So how we slow down ocean acidification?

By weening ourselves off fossil fuels.

This means using…

  • Solar panels like Tesla’s new shingle-shaped solar roofs.
  • Public transportation that consolidates travelers into one vehicle.
  • Supporting green companies and organizations
  • Attempting to shrink your carbon footprint

How big is your carbon footprint? Find out with this cool carbon footprint calculator.

SUMMARY:

  1. Burning fossil fuels leads to climate change.
  2. Climate change leads to higher levels of COpollution in our ocean.
  3. A higher ocean pH level leads to ocean acidification.
  4. Ocean acidification prevents shellfish and coral reefs from forming shells.
  5. In the end, our ocean suffers because everything is connected ecologically.

This concludes our article ‘Learn About 5 Scary Consequences to Ocean Acidification’. If you enjoyed, please Like or Share on Facebook! Let us know in the comments below any clever ways you have been able to shrink your carbon footprint.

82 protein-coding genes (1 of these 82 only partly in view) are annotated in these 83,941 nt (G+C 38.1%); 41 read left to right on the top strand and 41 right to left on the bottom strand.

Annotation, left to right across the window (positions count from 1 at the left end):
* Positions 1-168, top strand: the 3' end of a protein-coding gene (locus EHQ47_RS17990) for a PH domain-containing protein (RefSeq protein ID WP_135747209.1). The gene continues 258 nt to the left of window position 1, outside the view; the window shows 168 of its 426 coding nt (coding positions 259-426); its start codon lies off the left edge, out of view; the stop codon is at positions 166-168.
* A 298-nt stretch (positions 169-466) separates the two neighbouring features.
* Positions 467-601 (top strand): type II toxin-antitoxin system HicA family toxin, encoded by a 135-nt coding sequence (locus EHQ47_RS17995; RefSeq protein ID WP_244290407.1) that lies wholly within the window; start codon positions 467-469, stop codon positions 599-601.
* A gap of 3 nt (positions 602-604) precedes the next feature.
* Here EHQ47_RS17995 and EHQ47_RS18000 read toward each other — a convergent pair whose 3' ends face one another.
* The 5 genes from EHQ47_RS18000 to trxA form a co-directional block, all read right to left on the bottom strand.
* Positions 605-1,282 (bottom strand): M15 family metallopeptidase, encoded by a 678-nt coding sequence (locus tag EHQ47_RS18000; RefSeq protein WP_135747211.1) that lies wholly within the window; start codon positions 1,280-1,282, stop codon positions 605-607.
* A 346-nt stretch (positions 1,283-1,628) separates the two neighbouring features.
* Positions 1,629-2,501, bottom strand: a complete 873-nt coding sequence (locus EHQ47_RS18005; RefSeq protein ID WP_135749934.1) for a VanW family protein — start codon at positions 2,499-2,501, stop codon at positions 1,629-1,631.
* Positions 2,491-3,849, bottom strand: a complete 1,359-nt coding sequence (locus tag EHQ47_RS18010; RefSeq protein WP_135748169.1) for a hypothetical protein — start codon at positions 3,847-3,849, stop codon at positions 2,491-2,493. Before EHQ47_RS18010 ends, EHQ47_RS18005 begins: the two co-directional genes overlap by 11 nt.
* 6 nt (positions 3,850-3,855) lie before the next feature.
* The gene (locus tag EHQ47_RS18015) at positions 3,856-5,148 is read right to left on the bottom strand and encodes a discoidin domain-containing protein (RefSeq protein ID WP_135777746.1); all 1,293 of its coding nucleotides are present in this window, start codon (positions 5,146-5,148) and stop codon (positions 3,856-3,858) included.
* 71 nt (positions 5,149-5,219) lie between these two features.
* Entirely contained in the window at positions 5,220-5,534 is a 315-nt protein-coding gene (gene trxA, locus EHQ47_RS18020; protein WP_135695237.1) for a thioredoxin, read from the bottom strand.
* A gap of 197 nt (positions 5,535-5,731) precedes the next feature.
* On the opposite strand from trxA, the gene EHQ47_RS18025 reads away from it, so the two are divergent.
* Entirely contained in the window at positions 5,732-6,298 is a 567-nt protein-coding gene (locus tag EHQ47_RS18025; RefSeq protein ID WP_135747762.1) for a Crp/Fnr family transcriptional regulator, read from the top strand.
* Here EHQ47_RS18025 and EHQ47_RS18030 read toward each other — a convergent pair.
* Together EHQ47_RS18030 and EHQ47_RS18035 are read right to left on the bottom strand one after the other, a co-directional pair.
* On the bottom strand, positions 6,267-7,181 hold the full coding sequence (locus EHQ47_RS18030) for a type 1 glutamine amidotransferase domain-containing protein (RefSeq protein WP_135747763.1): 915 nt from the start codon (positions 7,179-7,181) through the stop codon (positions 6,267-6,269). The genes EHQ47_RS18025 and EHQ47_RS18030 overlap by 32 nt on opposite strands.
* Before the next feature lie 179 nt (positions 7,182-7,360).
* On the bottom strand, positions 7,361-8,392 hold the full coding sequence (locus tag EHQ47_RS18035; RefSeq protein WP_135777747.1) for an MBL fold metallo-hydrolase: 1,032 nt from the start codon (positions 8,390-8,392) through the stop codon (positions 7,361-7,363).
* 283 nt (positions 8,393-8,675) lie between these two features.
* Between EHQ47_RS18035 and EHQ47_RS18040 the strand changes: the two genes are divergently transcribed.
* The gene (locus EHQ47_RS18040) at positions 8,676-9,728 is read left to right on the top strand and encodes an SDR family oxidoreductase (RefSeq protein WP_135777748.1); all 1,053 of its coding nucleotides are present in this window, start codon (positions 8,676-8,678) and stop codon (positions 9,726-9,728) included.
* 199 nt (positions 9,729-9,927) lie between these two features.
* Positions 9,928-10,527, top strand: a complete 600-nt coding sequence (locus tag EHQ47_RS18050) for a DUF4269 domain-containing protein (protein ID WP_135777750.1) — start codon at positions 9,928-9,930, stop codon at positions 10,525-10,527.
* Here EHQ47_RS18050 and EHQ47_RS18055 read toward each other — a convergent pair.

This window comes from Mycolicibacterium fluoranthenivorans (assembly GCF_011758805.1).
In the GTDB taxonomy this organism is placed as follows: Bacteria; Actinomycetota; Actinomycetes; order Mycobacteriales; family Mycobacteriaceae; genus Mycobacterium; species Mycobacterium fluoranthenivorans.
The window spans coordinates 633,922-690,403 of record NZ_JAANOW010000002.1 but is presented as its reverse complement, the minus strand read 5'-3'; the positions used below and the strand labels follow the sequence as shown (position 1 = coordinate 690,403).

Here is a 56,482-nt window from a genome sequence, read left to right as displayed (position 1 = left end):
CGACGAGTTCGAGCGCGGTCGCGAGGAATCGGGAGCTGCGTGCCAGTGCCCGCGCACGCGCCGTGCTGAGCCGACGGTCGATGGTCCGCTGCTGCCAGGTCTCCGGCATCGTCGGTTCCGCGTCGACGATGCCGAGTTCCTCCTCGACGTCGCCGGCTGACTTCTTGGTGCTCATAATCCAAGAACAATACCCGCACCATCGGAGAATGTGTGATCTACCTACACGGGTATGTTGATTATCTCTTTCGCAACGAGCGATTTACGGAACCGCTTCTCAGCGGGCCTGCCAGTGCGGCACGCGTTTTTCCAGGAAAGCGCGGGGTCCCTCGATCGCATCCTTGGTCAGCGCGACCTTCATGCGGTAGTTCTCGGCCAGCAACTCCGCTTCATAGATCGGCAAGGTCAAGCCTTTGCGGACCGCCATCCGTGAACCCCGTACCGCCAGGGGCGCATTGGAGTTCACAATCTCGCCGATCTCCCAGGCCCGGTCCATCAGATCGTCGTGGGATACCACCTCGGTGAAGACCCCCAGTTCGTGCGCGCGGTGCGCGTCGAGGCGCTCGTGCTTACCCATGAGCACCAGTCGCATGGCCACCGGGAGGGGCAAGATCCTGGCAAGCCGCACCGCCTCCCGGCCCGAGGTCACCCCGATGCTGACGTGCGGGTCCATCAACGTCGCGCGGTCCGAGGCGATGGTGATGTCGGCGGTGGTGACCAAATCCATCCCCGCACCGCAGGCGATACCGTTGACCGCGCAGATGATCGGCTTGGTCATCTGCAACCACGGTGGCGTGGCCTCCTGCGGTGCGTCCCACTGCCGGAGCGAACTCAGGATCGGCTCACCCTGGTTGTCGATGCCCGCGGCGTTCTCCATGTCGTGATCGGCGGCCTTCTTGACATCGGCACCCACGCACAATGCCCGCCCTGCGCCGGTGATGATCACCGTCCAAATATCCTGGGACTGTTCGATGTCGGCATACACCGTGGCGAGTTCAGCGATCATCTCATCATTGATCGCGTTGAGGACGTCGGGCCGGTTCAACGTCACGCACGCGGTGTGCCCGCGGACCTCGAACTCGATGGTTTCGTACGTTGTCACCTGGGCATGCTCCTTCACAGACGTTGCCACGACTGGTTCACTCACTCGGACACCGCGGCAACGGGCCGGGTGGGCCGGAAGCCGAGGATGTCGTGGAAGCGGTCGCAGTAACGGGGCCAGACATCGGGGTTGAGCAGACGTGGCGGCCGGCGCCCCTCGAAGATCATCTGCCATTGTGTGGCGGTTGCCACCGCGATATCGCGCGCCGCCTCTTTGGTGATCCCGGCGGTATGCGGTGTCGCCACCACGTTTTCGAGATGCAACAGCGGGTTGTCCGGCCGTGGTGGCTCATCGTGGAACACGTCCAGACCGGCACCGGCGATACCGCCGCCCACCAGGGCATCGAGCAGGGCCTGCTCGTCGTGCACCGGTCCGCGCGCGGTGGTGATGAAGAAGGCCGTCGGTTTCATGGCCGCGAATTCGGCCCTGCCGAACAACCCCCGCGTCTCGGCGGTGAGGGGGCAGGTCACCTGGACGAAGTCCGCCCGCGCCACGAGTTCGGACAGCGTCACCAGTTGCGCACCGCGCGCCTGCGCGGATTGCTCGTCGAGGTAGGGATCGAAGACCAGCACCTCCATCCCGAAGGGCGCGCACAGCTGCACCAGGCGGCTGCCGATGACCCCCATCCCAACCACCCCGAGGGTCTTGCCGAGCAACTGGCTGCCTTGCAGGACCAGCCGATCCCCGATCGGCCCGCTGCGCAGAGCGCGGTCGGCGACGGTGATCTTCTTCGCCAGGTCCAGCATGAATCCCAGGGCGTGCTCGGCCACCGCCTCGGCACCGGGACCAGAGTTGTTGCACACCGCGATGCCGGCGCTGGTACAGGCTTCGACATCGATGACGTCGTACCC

Sources:

http://climateinterpreter.org/content/effects-ocean-acidification-marine-food-chain

http://climateinterpreter.org/content/effects-ocean-acidification-coral-reefs

http://ocean.si.edu/ocean-acidification

http://climateinterpreter.org/sites/default/files/resources/ocean_acid2_NMS.pdf

http://climateinterpreter.org/content/humans-can-take-action-slow-process-ocean-acidification

http://www.nature.org/greenliving/carboncalculator/index.htm?ref=www.nature.org

Posted: July 6, 2017